The same sight is visible at the Baltimore and Ohio road and there is now no fear of a food famine in Johnstown, though of course everybody will have to rough it for weeks. What is needed most in this line are cooking utensils. Johnstown people want stoves, kettles, pans, knives and forks. All the things that have been sent so far have been sent with the evident idea of supplying an instant need, and that is right and proper. But it would be well now if instead of some of the provisions that are sent, cooking utensils should arrive. Fifty stoves arrived from Pittsburgh this morning, and it is said more are coming. At both the depots where the supplies are received and stored a big rope line encloses them in an impromptu yard so as to give room to those having the supplies in charge to walk around and see what they have got. On the inside of this line, too, stalk back and forth the soldiers with their rifles on their shoulders, and by the side of the lines pressing against the ropes there stands every day from daylight until dawn a crowd of women with big baskets who make piteous appeals to the soldiers to give them food for their children at once before the order of the relief committee.
Where Death Rules
The following letters from a young woman to her mother, written immediately after the disaster at Johnstown from her home in New Florence, a few miles west of that place, though not intended for publication, picture in graphic manner the agony of suspense sustained by those who escaped the flood, and give side pictures of the scenes following the disaster. They were received in Philadelphia:
Hours of Suspense
NEW FLORENCE, PA.–My Darling Mother: I am nearly crazed, and thought I would try and be quiet and write to you, as it always comforts me to feel you are near your child, though many miles are now between us. I have said my prayers over and over again all day long, and to-night I am going to spend in the watch-tower, and am trying to be quiet and brave, although my heart is just wrung with anguish. Andrew sent me word from Johnstown this afternoon about half-past three he was safe and would be home shortly. Well, he has never come, and I have had many reports of the work train, but no one seems to know anything definite about him. I have telegraphed and telegraphed, but no news yet, and all I can find out is he was seen on the bridge just before it went down. I am trying to be brave.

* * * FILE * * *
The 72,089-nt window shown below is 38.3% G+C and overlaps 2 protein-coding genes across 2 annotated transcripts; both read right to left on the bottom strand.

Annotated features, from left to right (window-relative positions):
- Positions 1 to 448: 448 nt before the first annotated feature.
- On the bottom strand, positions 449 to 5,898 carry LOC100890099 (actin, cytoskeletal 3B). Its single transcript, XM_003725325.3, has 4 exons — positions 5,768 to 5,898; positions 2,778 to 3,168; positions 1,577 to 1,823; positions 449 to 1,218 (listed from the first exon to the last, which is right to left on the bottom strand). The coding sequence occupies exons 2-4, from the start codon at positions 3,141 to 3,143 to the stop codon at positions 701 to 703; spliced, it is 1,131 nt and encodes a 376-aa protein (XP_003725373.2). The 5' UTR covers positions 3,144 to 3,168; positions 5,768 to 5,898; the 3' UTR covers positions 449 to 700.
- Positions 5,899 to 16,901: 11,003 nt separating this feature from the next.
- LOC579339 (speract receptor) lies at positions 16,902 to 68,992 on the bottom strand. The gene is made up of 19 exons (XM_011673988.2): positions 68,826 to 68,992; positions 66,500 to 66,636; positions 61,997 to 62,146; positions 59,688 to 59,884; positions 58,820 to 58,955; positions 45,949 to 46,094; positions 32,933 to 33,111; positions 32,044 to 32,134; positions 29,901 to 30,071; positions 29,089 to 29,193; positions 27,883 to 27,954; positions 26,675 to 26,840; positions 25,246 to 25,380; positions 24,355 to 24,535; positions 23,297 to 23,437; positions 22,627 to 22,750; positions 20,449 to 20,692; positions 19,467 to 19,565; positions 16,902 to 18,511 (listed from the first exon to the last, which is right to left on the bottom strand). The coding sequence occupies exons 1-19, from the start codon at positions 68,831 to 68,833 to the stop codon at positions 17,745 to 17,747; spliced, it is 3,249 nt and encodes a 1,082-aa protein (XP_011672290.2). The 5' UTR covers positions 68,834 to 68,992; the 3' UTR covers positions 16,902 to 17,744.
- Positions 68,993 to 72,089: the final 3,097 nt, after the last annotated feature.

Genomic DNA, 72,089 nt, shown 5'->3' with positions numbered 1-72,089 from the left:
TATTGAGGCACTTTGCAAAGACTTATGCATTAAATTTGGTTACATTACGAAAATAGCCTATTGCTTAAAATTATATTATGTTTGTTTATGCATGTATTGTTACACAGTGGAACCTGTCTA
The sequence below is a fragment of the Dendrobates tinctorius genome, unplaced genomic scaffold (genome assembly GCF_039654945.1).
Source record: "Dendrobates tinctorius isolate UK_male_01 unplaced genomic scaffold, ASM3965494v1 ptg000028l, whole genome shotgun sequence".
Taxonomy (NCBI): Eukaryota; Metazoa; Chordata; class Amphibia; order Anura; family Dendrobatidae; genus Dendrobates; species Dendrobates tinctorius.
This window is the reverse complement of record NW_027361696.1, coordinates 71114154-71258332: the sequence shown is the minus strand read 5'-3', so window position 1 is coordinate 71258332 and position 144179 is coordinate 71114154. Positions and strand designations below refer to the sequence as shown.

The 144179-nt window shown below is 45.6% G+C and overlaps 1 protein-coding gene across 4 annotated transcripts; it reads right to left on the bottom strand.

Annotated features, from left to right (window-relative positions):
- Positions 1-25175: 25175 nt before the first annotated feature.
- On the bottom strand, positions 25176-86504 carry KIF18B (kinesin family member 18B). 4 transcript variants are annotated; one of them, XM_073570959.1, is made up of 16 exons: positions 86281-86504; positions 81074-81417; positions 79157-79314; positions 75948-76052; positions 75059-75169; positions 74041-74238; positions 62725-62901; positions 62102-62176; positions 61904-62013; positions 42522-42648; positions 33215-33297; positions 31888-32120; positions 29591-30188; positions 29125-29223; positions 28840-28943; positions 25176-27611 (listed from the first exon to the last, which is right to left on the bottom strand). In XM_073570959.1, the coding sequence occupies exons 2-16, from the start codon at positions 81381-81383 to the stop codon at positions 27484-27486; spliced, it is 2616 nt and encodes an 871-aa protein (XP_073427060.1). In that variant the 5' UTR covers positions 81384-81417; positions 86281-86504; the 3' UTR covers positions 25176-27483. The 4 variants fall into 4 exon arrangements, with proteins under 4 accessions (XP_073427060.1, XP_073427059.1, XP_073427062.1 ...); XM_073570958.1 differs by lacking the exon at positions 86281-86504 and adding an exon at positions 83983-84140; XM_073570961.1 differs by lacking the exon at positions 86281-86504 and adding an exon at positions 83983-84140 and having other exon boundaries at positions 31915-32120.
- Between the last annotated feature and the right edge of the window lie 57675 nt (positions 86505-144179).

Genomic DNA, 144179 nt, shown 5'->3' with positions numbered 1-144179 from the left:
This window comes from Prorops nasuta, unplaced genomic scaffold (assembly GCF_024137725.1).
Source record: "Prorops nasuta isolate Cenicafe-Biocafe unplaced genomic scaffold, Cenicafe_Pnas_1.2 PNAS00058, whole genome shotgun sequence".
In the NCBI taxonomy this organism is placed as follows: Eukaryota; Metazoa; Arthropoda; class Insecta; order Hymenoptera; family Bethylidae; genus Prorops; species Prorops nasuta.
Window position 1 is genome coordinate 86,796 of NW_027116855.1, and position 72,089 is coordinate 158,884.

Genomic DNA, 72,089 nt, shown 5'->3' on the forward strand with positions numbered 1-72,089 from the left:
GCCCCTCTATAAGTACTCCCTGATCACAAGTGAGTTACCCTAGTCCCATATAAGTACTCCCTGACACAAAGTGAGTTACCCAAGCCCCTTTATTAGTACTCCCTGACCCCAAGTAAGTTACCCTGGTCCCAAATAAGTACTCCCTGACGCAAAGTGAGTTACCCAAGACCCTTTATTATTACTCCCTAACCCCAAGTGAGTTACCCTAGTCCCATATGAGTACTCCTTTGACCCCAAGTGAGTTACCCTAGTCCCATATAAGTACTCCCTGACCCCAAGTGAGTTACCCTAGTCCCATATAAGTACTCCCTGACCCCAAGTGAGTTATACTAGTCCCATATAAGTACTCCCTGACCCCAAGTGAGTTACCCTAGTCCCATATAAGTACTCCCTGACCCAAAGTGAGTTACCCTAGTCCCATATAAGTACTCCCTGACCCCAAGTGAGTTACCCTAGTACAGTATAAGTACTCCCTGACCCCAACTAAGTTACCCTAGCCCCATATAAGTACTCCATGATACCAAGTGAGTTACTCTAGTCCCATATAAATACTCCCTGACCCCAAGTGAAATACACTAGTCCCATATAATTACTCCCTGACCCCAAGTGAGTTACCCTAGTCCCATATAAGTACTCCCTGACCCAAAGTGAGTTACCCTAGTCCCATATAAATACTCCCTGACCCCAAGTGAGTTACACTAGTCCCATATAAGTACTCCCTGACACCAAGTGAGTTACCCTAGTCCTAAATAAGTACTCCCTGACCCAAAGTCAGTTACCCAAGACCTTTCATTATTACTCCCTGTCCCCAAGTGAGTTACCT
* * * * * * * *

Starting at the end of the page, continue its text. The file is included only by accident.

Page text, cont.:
Good News at Last
You see, dearest mother, I could not write, and now I am happy, though tired, for Andrew is home and safe, and I thank God for the great mercy he has shown his child. I won’t dwell on my anxiety, it can better be imagined than described. From the letter I had from him at Johnstown, written at 9 A.M. Friday, until 6.30 last evening, I never knew whether he was living or dead. Thomas, our man, brought the news. God bless him, and it nearly cost him his life to do it, poor man. Andrew got separated from the party, and was close to the bridge when it was carried away, but escaped by going up the mountain. He tried to signal to his men he was safe, but could not make them see him, nor could those men that were with him; all communication was impossible. Thomas left him at nine o’clock Friday night on the mountain and tried to get home. He got a man to ferry him across the river above Johnstown, and the boat was upset, but all managed to get ashore, and Thomas walked all night and all yesterday, and came straight to me and told me my husband was safe, and an hour later I had a telegram from Andrew. He had walked from the Conemaugh side to Bolivar. The bridge at Nineveh was the only bridge left standing. He took the first train home from Bolivar and got home about 9.30.
I telegraphed you in the morning, or rather Uncle Clem, that I was safe and Andrew reported safe, though now they tell me every one here thought he was lost and Thomas with him. Thomas’s wife was met at the station and informed of his death by some of the men, and six hours afterwards Thomas came home, yet more dead than alive, poor man. It is very hard to write, as all the country people and men have been here to tell me how glad they are “I got my husband safely back, and that I am a powerful sight lucky young woman.” Well, mother darling, make your mind easy about your children now. Andrew is safe and well, though pretty well exhausted, and his feet are so sore and swollen he can hardly stand, and can’t wear anything but rubbers, as his mountain shoes he cut to pieces. He left early this morning, but will be back to-night. I cannot begin to tell you of the horrors, as the papers do not half picture the distress. New Florence was not flooded, though some of the people left the place on Friday night and went up on Squirrel Hill.
Scenes at the River